Italy in World War II
Relations were established with the National Socialist Germany, which, from the Rome-Berlin Axis, was to culminate in a military alliance, the Steel Pact of 1939, and participation in the Second World War alongside Hitler the following year. Italy allied with Germany and declared war on the United Kingdom and France in 1940. In 1941, Italy -- with the other Axis powers, Germany and Japan -- declared war on the United States and the Soviet Union.
When Italy's Fascist dictator, Benito Mussolini, came to power, he began proclaiming Italy's military superiority and building up his country's war machine. In 1935, in an uneven match, he invaded Ethiopia and later sent troops and planes to support Franco in the Spanish Civil War. After Hitler invaded Poland and World War II began, American public opinion started to shift. While most of the country still wanted to avoid getting involved in the fighting, sentiment was growing to extend material aid to the Allies. Roosevelt also tried to mediate, and he thought he had gotten Benito Mussolini to agree not to bring Italy into the war. But Mussolini wanted war, and had already promised Hitler he would intervene.
With the advent of World War II, Mussolini hoped to emulate the military successes of his ally, Hitler. But his ventures in France, East Africa, North Africa, and particularly Greece met with crushing failure, and he required rescue by Nazi forces. In a speech on February 23, 1941, Mussolini blamed defeats in Libya on the fact that the British attacked before he was ready to launch his own offensive. In March 1941, he launched a major offensive by invading Greece as part of his larger, ill-timed bid to pursue a Balkan campaign. After the campaign failed Mussolini required German aid to disentangle his forces.
The military defeats sustained at the hands of the Allies led to Mussolini's removal from government following the Allied invasion of Sicily in 1943. After failing to reach a majority during a session of the Fascist Council, on 24-25 July 1943 Mussolini was arrested by order of King Victor Emmanuel III. The Kingappointed Marshal Pietro Badoglio as Premier. Badoglio signed an unconditional surrender to the Allies the following September, and declared war on Germany, which quickly occupied most of the country. This was the beginning of a tormented period for Italy, marked by the double occupation by the Allies south of Rome and the Germans in the north, the formation of a resistance movement against the Germans and the sad events of the civil war between partisans and the combatants of the Social Republic, a brief-lived regime in the north.
In the afternoon of July 25, 1943, Italy's formal sovereign, Victor Emmanuel III, dismissed Benito Mussolini as chief of the government and ordered his arrest. Marshall Badoglio was called to preside at a Government Cabinet mainly formed byprofessionals. Meanwhile, Italian opponents of the fascist regime applied pressure for the immediate elimination of fascism, separation from Germany, and the pursuit of an armistice with the Allied governments to reach a separate peace treaty later. In response to the Italian government's moves to remove Mussolini from power, Hitler occupied Italy. The governments of the United States and Great Britain responded to the dismissal of Mussolini by requiring Italy to surrender unconditionally to the Allied Forces. This Anglo-American request for unconditional surrender made negotiations more difficult and protracted, and it was decided that the Allies should enter Italy and that the armistice should be announced around the middle of September 1943.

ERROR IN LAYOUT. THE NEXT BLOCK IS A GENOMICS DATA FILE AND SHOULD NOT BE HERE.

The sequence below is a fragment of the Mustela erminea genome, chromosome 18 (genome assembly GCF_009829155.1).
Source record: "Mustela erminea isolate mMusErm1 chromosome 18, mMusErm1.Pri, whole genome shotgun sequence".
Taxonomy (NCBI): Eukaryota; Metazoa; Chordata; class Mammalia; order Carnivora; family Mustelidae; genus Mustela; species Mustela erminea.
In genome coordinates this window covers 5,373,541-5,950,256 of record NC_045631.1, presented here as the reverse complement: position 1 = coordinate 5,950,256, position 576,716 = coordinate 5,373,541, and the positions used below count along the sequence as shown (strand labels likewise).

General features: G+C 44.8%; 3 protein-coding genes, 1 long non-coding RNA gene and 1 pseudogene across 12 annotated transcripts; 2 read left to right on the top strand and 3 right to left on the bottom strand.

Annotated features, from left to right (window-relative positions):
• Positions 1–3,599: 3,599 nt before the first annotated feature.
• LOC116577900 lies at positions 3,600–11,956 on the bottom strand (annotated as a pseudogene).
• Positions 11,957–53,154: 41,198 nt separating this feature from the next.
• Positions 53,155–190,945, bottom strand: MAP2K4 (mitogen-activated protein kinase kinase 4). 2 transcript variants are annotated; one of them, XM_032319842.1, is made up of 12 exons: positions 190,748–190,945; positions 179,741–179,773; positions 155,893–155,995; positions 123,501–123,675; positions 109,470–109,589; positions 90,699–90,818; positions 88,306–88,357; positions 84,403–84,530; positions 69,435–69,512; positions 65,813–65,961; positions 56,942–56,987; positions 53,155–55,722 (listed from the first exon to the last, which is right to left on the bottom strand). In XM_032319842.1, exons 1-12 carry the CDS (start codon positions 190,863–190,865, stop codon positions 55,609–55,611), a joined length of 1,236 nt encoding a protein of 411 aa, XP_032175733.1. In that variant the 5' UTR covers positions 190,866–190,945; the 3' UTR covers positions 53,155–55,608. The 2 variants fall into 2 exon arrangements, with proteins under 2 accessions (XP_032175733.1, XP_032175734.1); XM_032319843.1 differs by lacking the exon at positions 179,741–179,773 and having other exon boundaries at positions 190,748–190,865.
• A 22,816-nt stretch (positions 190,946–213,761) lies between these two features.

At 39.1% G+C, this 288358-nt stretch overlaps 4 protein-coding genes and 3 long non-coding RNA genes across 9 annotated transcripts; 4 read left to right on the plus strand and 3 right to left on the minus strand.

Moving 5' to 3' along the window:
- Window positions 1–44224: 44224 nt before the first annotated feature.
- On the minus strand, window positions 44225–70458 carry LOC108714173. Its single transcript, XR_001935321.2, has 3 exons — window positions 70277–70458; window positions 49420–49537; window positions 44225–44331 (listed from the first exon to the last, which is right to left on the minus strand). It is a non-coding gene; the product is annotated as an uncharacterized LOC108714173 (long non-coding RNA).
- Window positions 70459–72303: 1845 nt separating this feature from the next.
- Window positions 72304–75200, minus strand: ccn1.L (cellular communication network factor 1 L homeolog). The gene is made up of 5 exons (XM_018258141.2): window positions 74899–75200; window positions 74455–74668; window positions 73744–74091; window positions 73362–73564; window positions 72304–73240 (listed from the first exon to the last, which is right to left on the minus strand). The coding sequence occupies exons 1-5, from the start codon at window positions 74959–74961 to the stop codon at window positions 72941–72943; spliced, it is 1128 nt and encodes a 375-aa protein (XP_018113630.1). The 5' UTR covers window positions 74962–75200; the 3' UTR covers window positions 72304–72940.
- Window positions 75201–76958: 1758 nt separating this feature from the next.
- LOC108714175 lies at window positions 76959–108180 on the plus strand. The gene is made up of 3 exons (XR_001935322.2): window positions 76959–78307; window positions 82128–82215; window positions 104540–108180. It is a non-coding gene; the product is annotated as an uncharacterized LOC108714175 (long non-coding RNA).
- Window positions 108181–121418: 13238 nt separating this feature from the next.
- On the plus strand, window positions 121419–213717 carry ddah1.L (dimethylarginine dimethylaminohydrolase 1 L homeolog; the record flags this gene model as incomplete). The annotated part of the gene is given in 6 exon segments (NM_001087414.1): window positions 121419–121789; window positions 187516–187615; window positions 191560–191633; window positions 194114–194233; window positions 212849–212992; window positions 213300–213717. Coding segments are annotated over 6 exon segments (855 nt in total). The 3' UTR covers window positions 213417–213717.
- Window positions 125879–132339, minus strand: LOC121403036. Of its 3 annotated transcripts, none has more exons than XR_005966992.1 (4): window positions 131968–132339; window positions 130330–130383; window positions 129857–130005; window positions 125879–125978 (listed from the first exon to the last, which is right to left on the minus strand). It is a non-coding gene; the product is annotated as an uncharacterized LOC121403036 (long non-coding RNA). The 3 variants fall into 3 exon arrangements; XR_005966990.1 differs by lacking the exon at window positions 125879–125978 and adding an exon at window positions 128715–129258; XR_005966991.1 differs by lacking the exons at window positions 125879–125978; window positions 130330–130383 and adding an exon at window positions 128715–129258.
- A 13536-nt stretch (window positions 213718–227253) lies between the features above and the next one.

As German forces fortified positions, the Allied troops moved to land in Sicily. In September, 1943, as Allied Forces continued landings in Sicily, the Italian Resistance began to form partisan units all over Italy to support the expulsion of German occupationforces. The Resistance was created not merely as a military force, but a wide political movement that expressed national regeneration and rejected fascism and Nazism. It was a movement of workers, fighters, peasants and priests.
On 12 September 1943, a German raid freed Mussolini from the jail in which he had been imprisoned. On his arrival in Munich, Germany, Mussolini reconstituted the Fascist Party, proclaiming allegiance to his former republican and socialist programs while laying the blame for the defeat on betrayers and saboteurs. From this program, on September 23, the "Italian Social Republic" was formed under the German Army occupation.
Meanwhile, in the South, a government led by Badoglio was constituted. This provisional governmentdeclared war on Germany on September 13 and was acknowledged as a "co-belligerent" bythe Allies. The advance of the Allied armies towards the North was stopped for the first time during the winter 1943-1944 on the "Gustav Line" and the second time during the winter 1944-1945 on the "Gothic Line". After an adjustment phase during the first winter, the partisan fight joined with this advance and, after Rome's liberation, became more active with the consequent formation of the National Liberation Committee and the assignment of special powers inregard to Northern Italy, which was still under German occupation.
The spring of 1945 brought the renewal of the war activity on every front of the European zone; in Italy the breaking of the "Gothic Line" took place. The Allied armies, with the participation of the Italian Liberation Corps and the partisan brigades, broke into the PadanaValley. On April 25, the Volunteers Corps for Freedom ordered the popular rising, which iscommemorated today as Italian Liberation Day. On May 6, 1945, Germany surrendered.
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